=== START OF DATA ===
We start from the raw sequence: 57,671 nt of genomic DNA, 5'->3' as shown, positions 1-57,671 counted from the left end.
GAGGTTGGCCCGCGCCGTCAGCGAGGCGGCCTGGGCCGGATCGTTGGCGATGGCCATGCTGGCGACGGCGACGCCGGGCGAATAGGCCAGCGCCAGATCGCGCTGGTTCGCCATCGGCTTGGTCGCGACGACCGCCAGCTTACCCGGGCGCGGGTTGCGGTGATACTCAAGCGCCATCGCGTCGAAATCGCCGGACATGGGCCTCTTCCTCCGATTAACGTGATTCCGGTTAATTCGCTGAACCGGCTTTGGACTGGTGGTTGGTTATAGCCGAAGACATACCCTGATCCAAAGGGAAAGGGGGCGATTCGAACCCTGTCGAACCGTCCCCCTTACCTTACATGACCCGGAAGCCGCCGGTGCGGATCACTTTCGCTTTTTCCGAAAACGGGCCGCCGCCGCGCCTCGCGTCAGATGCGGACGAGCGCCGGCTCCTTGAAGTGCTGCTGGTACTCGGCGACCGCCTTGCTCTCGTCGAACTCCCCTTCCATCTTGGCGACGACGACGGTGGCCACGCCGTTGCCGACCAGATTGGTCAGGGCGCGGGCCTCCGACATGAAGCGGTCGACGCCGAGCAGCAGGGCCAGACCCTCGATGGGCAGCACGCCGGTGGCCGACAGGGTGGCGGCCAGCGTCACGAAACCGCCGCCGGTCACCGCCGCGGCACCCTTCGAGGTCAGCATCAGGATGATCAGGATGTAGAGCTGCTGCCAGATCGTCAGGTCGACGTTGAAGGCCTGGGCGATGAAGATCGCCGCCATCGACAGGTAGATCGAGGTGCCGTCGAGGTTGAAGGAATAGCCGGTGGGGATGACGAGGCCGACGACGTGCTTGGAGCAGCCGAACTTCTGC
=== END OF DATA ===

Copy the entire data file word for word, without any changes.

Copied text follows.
We start from the raw sequence: 57,671 nt of genomic DNA, 5'->3' as shown, positions 1-57,671 counted from the left end.
GAGGTTGGCCCGCGCCGTCAGCGAGGCGGCCTGGGCCGGATCGTTGGCGATGGCCATGCTGGCGACGGCGACGCCGGGCGAATAGGCCAGCGCCAGATCGCGCTGGTTCGCCATCGGCTTGGTCGCGACGACCGCCAGCTTACCCGGGCGCGGGTTGCGGTGATACTCAAGCGCCATCGCGTCGAAATCGCCGGACATGGGCCTCTTCCTCCGATTAACGTGATTCCGGTTAATTCGCTGAACCGGCTTTGGACTGGTGGTTGGTTATAGCCGAAGACATACCCTGATCCAAAGGGAAAGGGGGCGATTCGAACCCTGTCGAACCGTCCCCCTTACCTTACATGACCCGGAAGCCGCCGGTGCGGATCACTTTCGCTTTTTCCGAAAACGGGCCGCCGCCGCGCCTCGCGTCAGATGCGGACGAGCGCCGGCTCCTTGAAGTGCTGCTGGTACTCGGCGACCGCCTTGCTCTCGTCGAACTCCCCTTCCATCTTGGCGACGACGACGGTGGCCACGCCGTTGCCGACCAGATTGGTCAGGGCGCGGGCCTCCGACATGAAGCGGTCGACGCCGAGCAGCAGGGCCAGACCCTCGATGGGCAGCACGCCGGTGGCCGACAGGGTGGCGGCCAGCGTCACGAAACCGCCGCCGGTCACCGCCGCGGCACCCTTCGAGGTCAGCATCAGGATGATCAGGATGTAGAGCTGCTGCCAGATCGTCAGGTCGACGTTGAAGGCCTGGGCGATGAAGATCGCCGCCATCGACAGGTAGATCGAGGTGCCGTCGAGGTTGAAGGAATAGCCGGTGGGGATGACGAGGCCGACGACGTGCTTGGAGCAGCCGAACTTCTGC